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Greenland Lost 1 Trillion Tons Of Ice In Just 4 Years: Study

Image courtesy: Google
Image courtesy: Google

A new data from the European Space Agency has claimed that Greenland lost 1 trillion tons of ice within a span of 4 years.

The ice loss in those four years alone, corresponds to a 0.75 mm contribution to global sea-level rise each year – about twice the average of the preceding two decades.

The latest data was gathered using the space agency’s CryoSat satellite combined with a regional climate model to map changes in Greenland ice-sheet mass.

CryoSat carries a radar altimeter that can measure the surface height variation of ice in fine detail, allowing scientists to record changes in its volume with unprecedented accuracy.

According to the researchers, it is the most detailed picture to date of ice loss in Greenland.

Over the last century, Greenland has lost about 9 trillion tons of ice to melting, according to the Chicago Tribune.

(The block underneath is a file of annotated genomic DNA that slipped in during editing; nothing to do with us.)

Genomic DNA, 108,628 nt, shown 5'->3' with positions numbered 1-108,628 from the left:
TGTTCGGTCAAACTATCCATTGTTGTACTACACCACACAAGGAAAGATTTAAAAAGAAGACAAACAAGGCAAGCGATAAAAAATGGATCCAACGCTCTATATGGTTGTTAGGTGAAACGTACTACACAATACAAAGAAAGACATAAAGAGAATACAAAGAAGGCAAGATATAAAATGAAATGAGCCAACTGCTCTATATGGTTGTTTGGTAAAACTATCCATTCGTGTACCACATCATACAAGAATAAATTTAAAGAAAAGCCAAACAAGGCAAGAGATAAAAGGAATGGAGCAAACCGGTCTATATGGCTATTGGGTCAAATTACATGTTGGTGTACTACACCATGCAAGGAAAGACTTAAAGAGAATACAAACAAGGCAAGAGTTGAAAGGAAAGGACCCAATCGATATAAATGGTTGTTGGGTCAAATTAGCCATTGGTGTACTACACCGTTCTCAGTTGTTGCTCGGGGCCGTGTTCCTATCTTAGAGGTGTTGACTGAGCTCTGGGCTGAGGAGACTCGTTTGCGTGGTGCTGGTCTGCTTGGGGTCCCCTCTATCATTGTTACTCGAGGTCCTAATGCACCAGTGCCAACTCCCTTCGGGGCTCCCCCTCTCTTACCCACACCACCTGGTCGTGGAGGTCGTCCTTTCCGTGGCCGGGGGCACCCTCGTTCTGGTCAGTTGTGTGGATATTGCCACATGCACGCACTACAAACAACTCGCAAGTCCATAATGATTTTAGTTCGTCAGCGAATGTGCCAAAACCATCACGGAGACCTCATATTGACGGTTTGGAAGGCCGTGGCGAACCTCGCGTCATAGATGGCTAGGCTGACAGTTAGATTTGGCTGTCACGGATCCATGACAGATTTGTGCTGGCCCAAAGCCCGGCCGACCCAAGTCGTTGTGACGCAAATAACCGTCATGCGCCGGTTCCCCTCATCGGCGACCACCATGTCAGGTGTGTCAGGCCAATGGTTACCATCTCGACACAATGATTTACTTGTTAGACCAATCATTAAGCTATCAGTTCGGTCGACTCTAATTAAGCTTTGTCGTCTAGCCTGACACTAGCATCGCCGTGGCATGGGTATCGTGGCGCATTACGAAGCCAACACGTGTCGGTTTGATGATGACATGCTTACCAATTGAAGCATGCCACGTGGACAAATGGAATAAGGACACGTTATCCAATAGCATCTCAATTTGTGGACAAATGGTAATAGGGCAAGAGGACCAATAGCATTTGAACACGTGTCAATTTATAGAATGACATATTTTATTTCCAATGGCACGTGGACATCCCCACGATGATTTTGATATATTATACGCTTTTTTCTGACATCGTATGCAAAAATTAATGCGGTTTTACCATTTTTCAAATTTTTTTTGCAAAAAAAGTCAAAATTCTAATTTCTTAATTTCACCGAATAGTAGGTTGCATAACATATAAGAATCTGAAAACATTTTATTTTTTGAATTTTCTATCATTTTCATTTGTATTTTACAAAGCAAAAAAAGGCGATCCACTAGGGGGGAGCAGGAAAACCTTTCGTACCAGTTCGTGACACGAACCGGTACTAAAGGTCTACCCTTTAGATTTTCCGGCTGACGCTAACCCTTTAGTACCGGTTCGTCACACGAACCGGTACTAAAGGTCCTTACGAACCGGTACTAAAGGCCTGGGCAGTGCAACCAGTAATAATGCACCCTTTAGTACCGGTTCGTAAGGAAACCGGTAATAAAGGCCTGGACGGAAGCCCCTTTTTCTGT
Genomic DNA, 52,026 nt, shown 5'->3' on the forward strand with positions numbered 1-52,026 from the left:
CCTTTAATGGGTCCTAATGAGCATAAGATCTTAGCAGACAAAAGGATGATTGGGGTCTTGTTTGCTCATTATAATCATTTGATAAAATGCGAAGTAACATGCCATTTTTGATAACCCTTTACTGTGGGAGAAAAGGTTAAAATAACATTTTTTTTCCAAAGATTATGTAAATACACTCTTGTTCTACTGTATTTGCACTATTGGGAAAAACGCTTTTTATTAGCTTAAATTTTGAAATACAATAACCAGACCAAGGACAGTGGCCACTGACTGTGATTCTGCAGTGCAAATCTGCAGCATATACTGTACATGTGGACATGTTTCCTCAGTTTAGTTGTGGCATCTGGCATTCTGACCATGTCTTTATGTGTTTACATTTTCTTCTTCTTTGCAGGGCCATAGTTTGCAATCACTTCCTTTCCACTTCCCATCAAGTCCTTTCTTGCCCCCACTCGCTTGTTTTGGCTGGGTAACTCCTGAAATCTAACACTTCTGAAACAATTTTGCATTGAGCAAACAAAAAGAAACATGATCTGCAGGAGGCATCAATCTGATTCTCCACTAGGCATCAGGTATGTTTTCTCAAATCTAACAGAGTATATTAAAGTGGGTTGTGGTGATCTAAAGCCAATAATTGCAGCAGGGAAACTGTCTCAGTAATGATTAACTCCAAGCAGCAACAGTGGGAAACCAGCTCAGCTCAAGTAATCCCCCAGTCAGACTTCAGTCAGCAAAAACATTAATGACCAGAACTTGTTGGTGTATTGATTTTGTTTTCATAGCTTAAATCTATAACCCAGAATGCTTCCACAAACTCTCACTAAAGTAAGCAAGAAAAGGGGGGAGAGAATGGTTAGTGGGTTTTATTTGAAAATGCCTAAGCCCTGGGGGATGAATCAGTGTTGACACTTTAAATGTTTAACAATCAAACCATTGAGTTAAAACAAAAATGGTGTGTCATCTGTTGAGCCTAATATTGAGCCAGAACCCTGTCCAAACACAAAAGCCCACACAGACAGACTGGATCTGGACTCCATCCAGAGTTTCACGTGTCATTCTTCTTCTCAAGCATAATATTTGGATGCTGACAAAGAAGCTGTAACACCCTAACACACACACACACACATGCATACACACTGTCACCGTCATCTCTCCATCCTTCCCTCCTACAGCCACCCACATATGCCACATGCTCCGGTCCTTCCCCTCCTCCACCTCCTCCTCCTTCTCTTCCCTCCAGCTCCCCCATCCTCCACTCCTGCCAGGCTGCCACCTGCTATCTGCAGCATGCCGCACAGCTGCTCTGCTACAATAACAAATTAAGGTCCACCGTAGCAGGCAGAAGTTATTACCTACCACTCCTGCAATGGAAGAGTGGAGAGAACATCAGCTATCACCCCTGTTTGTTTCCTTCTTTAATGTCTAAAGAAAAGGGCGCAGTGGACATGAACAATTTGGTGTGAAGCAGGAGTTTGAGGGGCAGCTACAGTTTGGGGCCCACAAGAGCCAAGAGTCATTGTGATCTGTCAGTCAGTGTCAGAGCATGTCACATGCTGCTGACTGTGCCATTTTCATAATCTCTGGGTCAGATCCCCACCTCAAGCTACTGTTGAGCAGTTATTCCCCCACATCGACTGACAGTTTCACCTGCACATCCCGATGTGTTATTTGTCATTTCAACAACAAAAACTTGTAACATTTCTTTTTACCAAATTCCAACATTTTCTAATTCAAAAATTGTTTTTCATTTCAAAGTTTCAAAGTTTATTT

The ice melt on Greenland may be responsible for as much as 10 percent of overall sea level rise since the 1990s, the Chicago Tribune also said.

And while there can be minor fluctuations in Greenland’s ice cover each year, the trend clearly shows the land mass’s ice is vanishing faster than we’ve seen in recent memory, and it’s going to lead to a big rise in sea levels.

“Simplistically, if the ice sheet’s going up, we can find that as evidence that the ice sheet is growing,” said lead author Malcolm McMillan, a research fellow at the University of Leeds. “And where we see that the ice sheet surface is lowering, we can find that the ice sheet is losing ice.”

But he cautioned that this is something of a simplification. The researchers also had to consider how other factors such as snowfall — which would be difficult to differentiate by satellite — might be affecting changes on the surface of the ice sheet.

The new study takes a detailed look at ice loss in Greenland between 2011 and 2014 using measurements from the CryoSat-2, an environmental research satellite launched by the European Space Agency in 2010.

It relied on a type of measurement known as altimetry — basically, measuring how the surface of Greenland’s altitude changed over time in response to ice gains or losses.

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